Chicago is a popular weekend destination for families, but the city has more than enough things to do to fill a four-to-six day trip. And most of the city’s most popular tourist activities are exceptionally kid-friendly and fun for families.
Here is an itinerary of the most popular things to do on a Chicago vacation and tips for seeing them all with kids.
Also read what local families like to do in Chicago.
How To See Chicago’s Top Attractions With Kids
In this post:
• The Shedd Aquarium
• The Field Museum
• The Adler Planetarium
• The Museum of Science & Industry
• The Art Institute of Chicago
• SkyDeck Chicago
The Shedd is one of the best aquariums I’ve ever been to. If you have limited time this is the must-do kids activity. Weekdays bring school classes and families with small children; weekends and school breaks bring families and tourists. It’s always busy and I recommend an early start so you can leave when the crowds get too large.
Exhibits cover the Amazon, coral reefs and local lake and river eco-systems.
I loved the Pacific Northwest part of the aquarium. As you walk in you feel like you’re heading deep into a Northwest pine forest.
The trail leads to the Oceanarium, home to Pacific sea creatures including adorable beluga whales, white-sided dolphins, sea lions and sea otters. Floor-to-ceiling glass windows make you feel like the aquarium is an extension of Lake Michigan outside.
The exhibit continues downstairs, where you can see the giant tanks from below. Also downstairs is the Polar Play Zone, with touch tanks and play activities for the 6-and-under set.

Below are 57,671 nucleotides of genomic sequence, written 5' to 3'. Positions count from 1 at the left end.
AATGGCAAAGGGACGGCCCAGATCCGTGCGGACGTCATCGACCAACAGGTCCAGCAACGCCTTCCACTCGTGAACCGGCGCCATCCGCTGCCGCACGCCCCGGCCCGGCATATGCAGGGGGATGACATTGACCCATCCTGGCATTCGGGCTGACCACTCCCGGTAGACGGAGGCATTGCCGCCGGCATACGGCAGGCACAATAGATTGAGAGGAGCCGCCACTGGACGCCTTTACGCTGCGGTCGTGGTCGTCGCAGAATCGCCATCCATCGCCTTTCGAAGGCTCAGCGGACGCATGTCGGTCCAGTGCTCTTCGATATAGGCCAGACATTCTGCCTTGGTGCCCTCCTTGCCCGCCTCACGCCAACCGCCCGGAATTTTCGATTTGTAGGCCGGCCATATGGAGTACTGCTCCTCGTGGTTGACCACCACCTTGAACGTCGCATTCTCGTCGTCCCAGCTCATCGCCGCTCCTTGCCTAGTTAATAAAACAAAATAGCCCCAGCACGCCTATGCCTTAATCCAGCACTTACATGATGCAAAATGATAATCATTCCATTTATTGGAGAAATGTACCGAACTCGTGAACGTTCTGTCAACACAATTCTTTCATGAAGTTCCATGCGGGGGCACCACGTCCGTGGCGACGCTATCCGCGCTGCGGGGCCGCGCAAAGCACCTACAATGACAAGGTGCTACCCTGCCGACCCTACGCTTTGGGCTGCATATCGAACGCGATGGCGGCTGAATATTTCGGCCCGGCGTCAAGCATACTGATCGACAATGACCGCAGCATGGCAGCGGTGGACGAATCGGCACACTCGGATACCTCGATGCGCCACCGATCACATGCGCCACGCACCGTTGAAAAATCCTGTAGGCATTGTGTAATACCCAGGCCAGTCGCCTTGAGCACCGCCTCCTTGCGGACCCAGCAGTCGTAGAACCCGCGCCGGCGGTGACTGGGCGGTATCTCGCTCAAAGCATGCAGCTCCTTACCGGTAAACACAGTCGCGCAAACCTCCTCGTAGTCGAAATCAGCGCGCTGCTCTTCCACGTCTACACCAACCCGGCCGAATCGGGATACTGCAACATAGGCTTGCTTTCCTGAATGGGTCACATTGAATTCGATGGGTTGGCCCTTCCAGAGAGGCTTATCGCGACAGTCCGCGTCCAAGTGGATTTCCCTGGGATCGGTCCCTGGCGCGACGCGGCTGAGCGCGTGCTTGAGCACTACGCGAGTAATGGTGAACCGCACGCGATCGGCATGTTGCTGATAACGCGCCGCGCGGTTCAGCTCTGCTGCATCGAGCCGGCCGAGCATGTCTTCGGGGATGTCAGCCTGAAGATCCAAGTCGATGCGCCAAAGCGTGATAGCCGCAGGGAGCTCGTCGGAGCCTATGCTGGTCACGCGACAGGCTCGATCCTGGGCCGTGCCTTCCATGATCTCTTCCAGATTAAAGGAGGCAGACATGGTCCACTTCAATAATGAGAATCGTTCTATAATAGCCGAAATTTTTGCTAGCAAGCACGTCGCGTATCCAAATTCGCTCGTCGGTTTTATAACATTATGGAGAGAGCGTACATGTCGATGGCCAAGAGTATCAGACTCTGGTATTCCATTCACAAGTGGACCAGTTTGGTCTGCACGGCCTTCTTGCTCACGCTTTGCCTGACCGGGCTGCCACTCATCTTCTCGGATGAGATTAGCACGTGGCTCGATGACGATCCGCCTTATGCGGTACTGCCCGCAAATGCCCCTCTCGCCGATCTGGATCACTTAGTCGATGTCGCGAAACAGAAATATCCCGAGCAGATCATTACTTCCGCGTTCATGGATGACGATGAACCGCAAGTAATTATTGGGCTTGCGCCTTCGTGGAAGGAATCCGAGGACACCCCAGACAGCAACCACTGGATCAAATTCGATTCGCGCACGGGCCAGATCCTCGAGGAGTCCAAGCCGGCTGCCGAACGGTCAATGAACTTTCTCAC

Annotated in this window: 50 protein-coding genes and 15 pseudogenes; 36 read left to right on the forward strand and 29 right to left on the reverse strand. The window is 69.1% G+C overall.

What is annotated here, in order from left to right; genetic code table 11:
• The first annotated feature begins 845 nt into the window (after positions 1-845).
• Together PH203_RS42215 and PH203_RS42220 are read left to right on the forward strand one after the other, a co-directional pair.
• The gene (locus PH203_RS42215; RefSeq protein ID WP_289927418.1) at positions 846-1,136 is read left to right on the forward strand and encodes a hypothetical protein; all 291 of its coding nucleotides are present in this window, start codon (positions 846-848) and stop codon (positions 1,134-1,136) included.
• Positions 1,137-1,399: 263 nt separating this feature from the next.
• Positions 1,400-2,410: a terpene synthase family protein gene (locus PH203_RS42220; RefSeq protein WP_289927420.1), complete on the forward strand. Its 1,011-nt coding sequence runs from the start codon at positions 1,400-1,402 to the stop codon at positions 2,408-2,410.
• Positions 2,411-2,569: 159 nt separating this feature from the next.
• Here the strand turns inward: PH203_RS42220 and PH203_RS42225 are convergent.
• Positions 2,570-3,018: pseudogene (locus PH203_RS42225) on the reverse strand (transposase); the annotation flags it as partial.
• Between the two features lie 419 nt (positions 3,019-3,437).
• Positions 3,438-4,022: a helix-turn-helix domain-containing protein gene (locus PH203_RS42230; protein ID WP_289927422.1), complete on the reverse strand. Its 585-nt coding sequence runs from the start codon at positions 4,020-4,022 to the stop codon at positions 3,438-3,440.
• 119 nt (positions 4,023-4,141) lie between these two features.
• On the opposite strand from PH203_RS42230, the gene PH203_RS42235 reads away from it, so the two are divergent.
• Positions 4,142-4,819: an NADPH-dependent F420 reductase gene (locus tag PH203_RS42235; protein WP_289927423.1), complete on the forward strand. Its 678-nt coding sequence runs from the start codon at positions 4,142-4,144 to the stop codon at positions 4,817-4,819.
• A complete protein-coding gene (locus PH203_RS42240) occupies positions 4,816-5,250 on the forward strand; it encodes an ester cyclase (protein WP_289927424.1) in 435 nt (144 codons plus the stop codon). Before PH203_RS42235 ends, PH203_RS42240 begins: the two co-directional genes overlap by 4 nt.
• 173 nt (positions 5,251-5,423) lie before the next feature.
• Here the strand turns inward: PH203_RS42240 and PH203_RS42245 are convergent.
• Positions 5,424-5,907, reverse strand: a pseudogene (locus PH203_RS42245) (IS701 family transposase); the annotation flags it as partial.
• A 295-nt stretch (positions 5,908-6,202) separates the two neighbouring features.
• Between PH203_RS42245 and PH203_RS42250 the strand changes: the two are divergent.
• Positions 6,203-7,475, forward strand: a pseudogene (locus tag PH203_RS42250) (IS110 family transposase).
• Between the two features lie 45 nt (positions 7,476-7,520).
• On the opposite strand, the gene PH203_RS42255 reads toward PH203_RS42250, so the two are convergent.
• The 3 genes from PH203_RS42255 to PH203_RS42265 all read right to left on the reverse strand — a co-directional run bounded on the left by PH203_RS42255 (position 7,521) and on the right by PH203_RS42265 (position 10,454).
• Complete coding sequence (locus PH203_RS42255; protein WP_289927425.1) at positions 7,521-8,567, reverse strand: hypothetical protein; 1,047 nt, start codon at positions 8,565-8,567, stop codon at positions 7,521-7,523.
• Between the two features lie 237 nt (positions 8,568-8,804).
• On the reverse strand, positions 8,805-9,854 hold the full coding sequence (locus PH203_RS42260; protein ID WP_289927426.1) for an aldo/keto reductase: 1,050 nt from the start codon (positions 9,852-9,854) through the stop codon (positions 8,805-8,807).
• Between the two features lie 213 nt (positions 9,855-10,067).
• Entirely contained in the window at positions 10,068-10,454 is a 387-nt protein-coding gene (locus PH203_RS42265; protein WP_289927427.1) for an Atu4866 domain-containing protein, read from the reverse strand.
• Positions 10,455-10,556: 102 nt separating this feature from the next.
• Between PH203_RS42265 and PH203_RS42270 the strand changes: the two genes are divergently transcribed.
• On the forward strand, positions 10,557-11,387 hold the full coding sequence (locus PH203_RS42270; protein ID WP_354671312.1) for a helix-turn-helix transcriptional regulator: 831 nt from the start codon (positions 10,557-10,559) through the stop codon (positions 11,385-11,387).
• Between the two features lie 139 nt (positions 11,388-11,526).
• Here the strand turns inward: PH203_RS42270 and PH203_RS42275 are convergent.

The aquarium has 4D movies that cost an additional fee. I saw the BBC production Coastal Predators, which was beautifully done, just educational enough and not scar. With kids ages 8YO and up I think it’s worth the extra fee.
Note: The Shedd’s Soundings Café is surprisingly good. Kids reliably like the macaroni & cheese, baked quesadilla and turkey sloppy Joe sliders. Parents can order freshly made sandwiches and wraps, meal-sized salads that aren’t all lettuce, and decent burgers.
Pass by the coffee counter to order at the main counter and your meal is delivered to your table. Don’t eat right after the noon Oceanarium show; it’s peak lunchtime.
The Field is the city’s natural history museum. It’s huge but some things will interest you and your kids more than others and there’s no need to see everything.
I always love seeing mummies, but my tween finds them creepy. The Egypt exhibit that houses them is fun to see anyway because it features a market that highlights typical jobs and roles that have modern counterparts.
Head to the Playlab for drop-in activities with kids aged 2YO-6YO. Kids older than that can visit the Science Hub for hands-on activities and talks with scientists.
One of the unique things about the Field is that a lot of laboratories are near the exhibits, behind glass, so you can watch the staff work. Some groups hang up signs to explain what they’re working on. I wish they all did.
A ticketed exhibit running through 2020 lets you “shrink” to a size smaller than an insect and explore all the things that go on below the dirt that we can’t normally see. As long as your kids won’t be afraid of bugs that are bigger than they are it’s one of the most kid-friendly exhibits at the moment.
Note: Special and ticketed exhibits are included in the all-access museum ticket.
More than other planetariums I’ve been to, the Adler feels like it was designed with kids mind.
Planet Explorers is a big interactive space for 3YO-8YO. It’s included with admission but you need a timed ticket to use it. The pre-school set will like a Sesame Street movie where Big Bird teaches Elmo about the night sky (get an all-access ticket to see the movies).
Check out the Community Design Lab for more advanced hands-on projects (like turning you iPhone into a telescope), and the Space Visualization Lab offers the opportunity to talk with scientists.
Astronaut James Lovell left the planetarium a trove of personal artifacts from his several space missions, including the aborted mission of Apollo 13. It offers a unique point of view on our early space missions, included that of the families waiting and watching back on earth.